by halves are never done right'. The Commission should realize that the
rehabilitation of the peasantry in the Central Province and Uva will
only solve half the problem. The Kandyan peasantry is by no means
confined to Central province and Uva only'.
It was in this context he emphasized the need of a plan to
rehabilitate all the Kandyan peasants, and it was perhaps this kind of
criticism which led to the extension of rehabilitation activities to
cover certain other districts as well. Yet another point which he
emphasized was the need of a development plan to cover the whole
It was his view that the rehabilitation of the Kandyan peasantry
needs to be integrated into an overall economic development plan. He
concluded his article on the Kandyan peasantry problem with some
prophetic words relating to future economic policy in this country, and
it is therefore worth quoting to prove the point that Dr. Kelegama was
more an economic policy-maker than a mere researcher.
The following are his prophetic words: "An overall plan to provide
economic holdings, by consolidation and distribution of estates, reform
land tenure and most important of all - industrialization to take away
the surplus population away from the land is what is required. Ceylon's
agrarian structure cannot support the increasing population; moreover,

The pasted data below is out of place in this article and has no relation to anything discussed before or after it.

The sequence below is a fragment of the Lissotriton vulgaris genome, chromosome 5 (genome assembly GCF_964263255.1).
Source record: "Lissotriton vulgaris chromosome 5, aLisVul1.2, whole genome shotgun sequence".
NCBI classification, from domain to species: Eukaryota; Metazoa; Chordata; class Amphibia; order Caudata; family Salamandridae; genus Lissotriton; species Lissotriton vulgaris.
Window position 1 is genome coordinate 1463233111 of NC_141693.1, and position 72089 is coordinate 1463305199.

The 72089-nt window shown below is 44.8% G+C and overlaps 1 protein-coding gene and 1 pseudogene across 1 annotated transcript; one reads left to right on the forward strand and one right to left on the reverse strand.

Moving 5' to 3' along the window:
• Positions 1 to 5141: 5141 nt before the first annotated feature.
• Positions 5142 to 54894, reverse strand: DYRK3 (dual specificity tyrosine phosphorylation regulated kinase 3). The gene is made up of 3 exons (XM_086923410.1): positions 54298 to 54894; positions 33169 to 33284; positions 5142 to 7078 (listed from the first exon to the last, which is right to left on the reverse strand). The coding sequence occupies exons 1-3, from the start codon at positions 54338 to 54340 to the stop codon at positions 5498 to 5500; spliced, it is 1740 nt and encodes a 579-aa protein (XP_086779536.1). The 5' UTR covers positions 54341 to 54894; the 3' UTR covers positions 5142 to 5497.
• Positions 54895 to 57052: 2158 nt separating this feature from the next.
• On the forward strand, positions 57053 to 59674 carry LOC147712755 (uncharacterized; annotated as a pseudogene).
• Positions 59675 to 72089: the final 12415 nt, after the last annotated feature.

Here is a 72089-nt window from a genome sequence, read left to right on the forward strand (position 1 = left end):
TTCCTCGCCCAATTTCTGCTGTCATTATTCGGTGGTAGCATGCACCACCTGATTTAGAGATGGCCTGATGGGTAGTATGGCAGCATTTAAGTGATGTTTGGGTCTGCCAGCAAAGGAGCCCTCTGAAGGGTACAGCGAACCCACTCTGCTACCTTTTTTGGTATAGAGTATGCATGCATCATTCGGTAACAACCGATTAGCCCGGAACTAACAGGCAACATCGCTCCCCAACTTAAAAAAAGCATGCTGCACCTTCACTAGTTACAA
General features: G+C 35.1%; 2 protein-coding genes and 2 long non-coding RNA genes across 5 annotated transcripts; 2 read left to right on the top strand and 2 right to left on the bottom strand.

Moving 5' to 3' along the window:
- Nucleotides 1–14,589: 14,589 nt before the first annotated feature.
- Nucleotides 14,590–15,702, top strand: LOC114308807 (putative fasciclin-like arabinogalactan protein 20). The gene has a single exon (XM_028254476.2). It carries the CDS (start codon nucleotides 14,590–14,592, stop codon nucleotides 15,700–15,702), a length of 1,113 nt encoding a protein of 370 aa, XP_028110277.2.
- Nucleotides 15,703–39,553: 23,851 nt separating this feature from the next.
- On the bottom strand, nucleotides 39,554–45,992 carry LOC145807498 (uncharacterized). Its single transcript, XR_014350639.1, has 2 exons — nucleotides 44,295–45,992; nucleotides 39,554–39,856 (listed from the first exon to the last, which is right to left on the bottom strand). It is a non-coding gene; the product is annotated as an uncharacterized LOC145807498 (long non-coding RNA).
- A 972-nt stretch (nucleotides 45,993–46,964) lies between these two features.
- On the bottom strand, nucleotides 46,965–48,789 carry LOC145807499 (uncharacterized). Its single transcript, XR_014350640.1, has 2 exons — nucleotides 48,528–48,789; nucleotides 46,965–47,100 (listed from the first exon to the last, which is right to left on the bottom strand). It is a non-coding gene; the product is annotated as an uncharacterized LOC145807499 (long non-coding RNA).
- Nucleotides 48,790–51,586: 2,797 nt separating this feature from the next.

agriculture cannot develop without industrialization. Rural Development
Societies or Cooperatives are no remedy, to the Kandyan peasantry
Such comments were made in the early fifties, and as he expected,
several important changes took place in the area of public policy in the
last several decades. They took place as a result of such intellectual
intervention by committed economists of the calibre of Dr. Kelegama.
It was through the journal: Ceylon Economist, of the Ceylon Economic
Association that Dr. Kelegama tried to influence the decision-makers to
adopt development policies for the benefit of the people. It was through
Ceylon Economist - probably at the behest of Dr. Kelegama - that an
attempt was made to provide a set of economic policies for centre-left
political parties based on their historical foundations of and the
concept of democratic socialism.
His short spell as the Professor of Economics at the University of
Kelaniya was again an innovative period in his professional and economic
career. There was a school of thought in this country in the fifties
that Economics cannot be taught in Sinhala, and Dr.Kelegama was one who
disagreed with this view and pioneered the teaching of Economics in
There were many others at the University of Peradeniya who pioneered
the teaching of Economics in Sinhala and they included stalwarts such as